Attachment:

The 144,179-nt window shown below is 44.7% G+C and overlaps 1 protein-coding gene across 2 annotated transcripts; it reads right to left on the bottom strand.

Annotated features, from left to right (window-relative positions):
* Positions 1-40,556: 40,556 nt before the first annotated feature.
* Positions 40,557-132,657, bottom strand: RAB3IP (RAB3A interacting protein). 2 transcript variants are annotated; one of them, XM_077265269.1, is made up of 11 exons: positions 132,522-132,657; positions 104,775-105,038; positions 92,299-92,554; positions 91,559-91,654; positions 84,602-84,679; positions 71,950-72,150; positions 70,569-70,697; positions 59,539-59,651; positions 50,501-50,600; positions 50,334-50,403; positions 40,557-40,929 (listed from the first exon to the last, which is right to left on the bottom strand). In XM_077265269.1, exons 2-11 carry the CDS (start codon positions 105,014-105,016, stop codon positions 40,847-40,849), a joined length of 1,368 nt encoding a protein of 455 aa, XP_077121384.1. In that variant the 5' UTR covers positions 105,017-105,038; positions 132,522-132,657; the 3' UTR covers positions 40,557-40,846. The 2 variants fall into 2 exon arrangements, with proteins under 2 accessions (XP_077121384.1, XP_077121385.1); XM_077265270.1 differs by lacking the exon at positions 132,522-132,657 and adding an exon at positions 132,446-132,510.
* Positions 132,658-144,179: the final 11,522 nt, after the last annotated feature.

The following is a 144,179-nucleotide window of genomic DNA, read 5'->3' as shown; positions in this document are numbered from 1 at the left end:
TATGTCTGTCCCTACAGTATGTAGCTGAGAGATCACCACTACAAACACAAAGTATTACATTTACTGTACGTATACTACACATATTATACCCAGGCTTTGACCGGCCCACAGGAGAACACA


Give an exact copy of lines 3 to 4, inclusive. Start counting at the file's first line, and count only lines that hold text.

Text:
* Positions 1-40,556: 40,556 nt before the first annotated feature.
* Positions 40,557-132,657, bottom strand: RAB3IP (RAB3A interacting protein). 2 transcript variants are annotated; one of them, XM_077265269.1, is made up of 11 exons: positions 132,522-132,657; positions 104,775-105,038; positions 92,299-92,554; positions 91,559-91,654; positions 84,602-84,679; positions 71,950-72,150; positions 70,569-70,697; positions 59,539-59,651; positions 50,501-50,600; positions 50,334-50,403; positions 40,557-40,929 (listed from the first exon to the last, which is right to left on the bottom strand). In XM_077265269.1, exons 2-11 carry the CDS (start codon positions 105,014-105,016, stop codon positions 40,847-40,849), a joined length of 1,368 nt encoding a protein of 455 aa, XP_077121384.1. In that variant the 5' UTR covers positions 105,017-105,038; positions 132,522-132,657; the 3' UTR covers positions 40,557-40,846. The 2 variants fall into 2 exon arrangements, with proteins under 2 accessions (XP_077121384.1, XP_077121385.1); XM_077265270.1 differs by lacking the exon at positions 132,522-132,657 and adding an exon at positions 132,446-132,510.